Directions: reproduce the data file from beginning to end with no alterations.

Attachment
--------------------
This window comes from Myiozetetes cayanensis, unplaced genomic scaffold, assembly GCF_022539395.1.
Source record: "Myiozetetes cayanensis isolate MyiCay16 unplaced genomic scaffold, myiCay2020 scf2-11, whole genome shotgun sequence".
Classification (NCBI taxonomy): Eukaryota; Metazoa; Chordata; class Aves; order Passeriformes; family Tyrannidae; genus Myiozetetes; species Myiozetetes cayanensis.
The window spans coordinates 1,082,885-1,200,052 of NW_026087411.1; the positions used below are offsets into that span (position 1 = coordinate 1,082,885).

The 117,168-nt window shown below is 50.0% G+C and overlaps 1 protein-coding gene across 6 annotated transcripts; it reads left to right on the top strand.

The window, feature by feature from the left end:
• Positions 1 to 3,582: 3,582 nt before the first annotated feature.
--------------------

This window comes from Myiozetetes cayanensis, unplaced genomic scaffold, assembly GCF_022539395.1.
Source record: "Myiozetetes cayanensis isolate MyiCay16 unplaced genomic scaffold, myiCay2020 scf2-11, whole genome shotgun sequence".
Classification (NCBI taxonomy): Eukaryota; Metazoa; Chordata; class Aves; order Passeriformes; family Tyrannidae; genus Myiozetetes; species Myiozetetes cayanensis.
The window spans coordinates 1,082,885-1,200,052 of NW_026087411.1; the positions used below are offsets into that span (position 1 = coordinate 1,082,885).

The 117,168-nt window shown below is 50.0% G+C and overlaps 1 protein-coding gene across 6 annotated transcripts; it reads left to right on the top strand.

The window, feature by feature from the left end:
• Positions 1 to 3,582: 3,582 nt before the first annotated feature.